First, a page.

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IFLA 2013: Supporting KM – Tech & Tools

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Here is the paper & slides Frank Cervone & Jane Dysart presented at IFLA’s(www.ifla.org) 79th World Library Information Congress in Singapore:

Paper: IFLA – Cervone-Dysart-KM Tools

Slides: Slides Cervone-Dysart-IFLA_KM_Tools

The presentation covers some open access and open sources technology and tools which can be used to support learning, knowledge sharing and team-based work in any organization. It covers knowledge management (KM) systems, business intelligence (BI) systems, document management tools, personal KM tools, some specialized application tools and social media tools. This list is definitely not exhaustive, but some to look at if you need some support for your initiatives.

SOFTWARE AND REFERENCE URLS Cyn.in (http://www.cynapse.com/cynin) OpenKM (http://www.openkm.com/en/) SpagoBI (http://www.spagoworld.org/xwiki/bin/view/SpagoBI/) JasperSoft (http://www.jaspersoft.com/) OpenDocMan (http://www.opendocman.com/) TemaTres (http://www.vocabularyserver.com/) MediaCrawler (http://mediacrawl.sourceforge.net) OpenSearchServer (http://www.open-search-server.com/) PiggyDB (http://sourceforge.net/projects/piggydb/?source=directory) Freeplane (http://freeplane.sourceforge.net/) Kwok Information Server (http://www.kwoksys.com/) Plandora (http://www.plandora.org/) Paper.li (http://paper.li/) KM Today newsletter (http://paper.li/rebeccajonesgal/1308329187) City of Yarra and Yammer (http://yarraweb2.wordpress.com/activities/thing-6-minutes-and-flipboard/) British Library and Yammer http://www.inoutfield.com/2009/04/01/the-british-library-is-all-a-twitter-about-yammer/)

Return on Value

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I’m listening to Juanita Richardson describe how a knowledge management organization in a large corporation is demonstrating return on value of one of their products. The knowledge product uses crowdsourcing to engage and tap the individual and collective know-how and know-that of 150,000 employees around the world. Within this global discussion environment employees respond to and shout out ideas and responses to questions or events posed. How does the knowledge management function demonstrate that this service is valuable for the corporation? The win rate of proposals. 150,000 people is a good market segment. Proposal teams toss out questions clients want to address. Since the client proposal team has started regularly using the crowdsourcing tool they are winning 75% of the client proposals, or 7.5 of every 10 proposals presented to clients, up from 6 out of 10. That’s value.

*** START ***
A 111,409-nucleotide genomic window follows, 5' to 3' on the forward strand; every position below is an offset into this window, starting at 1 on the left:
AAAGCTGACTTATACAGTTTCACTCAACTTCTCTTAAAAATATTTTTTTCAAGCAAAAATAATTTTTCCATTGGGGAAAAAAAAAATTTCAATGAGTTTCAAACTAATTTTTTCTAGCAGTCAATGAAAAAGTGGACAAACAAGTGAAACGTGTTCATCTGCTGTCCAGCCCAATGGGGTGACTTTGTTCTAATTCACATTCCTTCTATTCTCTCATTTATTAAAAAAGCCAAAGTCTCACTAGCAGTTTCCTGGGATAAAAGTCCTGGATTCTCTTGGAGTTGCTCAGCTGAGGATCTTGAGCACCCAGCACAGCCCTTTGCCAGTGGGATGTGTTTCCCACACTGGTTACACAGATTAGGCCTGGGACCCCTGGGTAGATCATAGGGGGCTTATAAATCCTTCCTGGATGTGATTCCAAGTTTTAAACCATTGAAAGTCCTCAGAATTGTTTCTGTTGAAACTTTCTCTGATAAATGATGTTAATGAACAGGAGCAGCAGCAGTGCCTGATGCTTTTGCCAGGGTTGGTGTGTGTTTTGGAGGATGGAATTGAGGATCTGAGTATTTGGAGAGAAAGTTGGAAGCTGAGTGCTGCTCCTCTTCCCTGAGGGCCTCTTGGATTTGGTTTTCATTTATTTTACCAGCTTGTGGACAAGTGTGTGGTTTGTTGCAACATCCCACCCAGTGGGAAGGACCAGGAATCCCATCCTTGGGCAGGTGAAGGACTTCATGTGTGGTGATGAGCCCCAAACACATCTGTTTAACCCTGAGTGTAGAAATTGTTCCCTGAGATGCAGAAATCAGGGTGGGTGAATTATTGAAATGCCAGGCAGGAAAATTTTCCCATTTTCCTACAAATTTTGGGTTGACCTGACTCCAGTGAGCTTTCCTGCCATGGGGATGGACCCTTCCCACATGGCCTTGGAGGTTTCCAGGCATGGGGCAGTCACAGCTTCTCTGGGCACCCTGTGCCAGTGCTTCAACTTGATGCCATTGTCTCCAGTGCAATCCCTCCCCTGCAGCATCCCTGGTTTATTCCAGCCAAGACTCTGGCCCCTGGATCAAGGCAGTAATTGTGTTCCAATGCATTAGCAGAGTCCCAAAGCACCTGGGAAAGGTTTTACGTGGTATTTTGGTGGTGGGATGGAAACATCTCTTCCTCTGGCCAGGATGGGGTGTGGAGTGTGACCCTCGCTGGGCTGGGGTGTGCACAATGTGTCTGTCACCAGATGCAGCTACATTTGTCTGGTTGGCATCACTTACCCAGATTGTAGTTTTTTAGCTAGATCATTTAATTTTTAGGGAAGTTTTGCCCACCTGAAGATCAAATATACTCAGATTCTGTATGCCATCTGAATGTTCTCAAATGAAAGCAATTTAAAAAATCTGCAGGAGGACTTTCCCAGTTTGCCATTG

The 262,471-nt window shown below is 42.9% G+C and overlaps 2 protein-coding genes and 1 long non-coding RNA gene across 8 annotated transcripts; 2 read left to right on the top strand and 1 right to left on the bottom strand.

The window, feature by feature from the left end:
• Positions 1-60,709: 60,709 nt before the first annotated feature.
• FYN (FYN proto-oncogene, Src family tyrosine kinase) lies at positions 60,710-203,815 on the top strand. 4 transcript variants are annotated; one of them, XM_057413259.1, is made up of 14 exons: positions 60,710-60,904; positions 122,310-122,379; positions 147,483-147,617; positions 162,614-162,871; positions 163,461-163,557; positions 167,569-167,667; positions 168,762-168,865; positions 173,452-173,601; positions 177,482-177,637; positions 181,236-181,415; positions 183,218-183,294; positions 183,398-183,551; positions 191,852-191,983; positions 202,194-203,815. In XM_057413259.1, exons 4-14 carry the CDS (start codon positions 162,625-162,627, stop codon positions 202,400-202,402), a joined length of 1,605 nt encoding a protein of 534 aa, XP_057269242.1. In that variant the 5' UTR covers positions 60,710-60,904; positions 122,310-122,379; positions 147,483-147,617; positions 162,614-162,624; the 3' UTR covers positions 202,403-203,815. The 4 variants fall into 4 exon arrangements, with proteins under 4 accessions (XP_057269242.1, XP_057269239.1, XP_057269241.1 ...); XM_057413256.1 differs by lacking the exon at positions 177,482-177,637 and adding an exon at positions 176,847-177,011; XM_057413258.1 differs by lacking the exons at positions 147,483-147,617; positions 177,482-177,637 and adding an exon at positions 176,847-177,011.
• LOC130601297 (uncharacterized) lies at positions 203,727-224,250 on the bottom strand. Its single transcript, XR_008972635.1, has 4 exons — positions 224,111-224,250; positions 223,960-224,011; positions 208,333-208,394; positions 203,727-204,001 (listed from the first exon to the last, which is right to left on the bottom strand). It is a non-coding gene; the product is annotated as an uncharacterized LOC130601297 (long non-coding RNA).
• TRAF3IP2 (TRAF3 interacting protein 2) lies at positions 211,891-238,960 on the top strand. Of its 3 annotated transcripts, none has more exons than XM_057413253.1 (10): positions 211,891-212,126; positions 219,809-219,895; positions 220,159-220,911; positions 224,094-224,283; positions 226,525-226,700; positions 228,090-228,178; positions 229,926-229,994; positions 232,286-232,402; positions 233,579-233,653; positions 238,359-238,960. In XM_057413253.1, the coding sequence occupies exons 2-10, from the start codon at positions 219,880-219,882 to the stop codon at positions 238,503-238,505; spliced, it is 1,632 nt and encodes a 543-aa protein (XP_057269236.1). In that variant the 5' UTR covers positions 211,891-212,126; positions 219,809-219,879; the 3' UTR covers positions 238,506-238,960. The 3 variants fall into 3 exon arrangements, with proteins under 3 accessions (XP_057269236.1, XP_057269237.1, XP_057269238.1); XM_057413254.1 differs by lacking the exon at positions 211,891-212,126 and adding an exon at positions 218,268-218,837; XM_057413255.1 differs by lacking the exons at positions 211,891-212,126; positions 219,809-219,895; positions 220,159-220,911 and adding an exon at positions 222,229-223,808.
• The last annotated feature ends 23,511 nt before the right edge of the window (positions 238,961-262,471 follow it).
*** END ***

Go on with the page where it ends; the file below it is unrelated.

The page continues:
The Doubling Digital Universe: Info Profession’s Time to Blossom

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If you look on the left side of this post, you’ll see a little a counter incrementing at a rapid rate. IDC is highlighting its latest 2011 Digital Universe Study with the World Information Growth Ticker. Look at those numbers whirling by! That’s a live look at how information doubles every 2 years. Doubles.

And yet the investment in structures, staffing & security isn’t keeping pace. IDC has been studying digital information for years; you can either read the paper or view the videos on the site — pick one & do it. We are in the information profession, and we need to be aware of these considerations for the information sector. Librarians in the public and academic sector take note: this isn’t just about “organizational information” — often seen as the domain of records managers, knowledge managers, CIO’s, IT and information managers. This is about information – and as the lines blur between information containers, publishers, creators, curators, “published” content, “unpublished” content – you name it — the roles, responsibilities and considerations of all those in the information profession also blur – or blossom, depending on your perspective. For Jane & I? It’s a time for the profession to blossom.

Here’s an excerpt from the study’s Call to Action:

“Since 2007, IDC’s Digital Universe Study has highlighted the mismatch between the rapid growth of the digital universe and the very slow growth of staff and investment to manage it. This year, the study highlights an additional issue that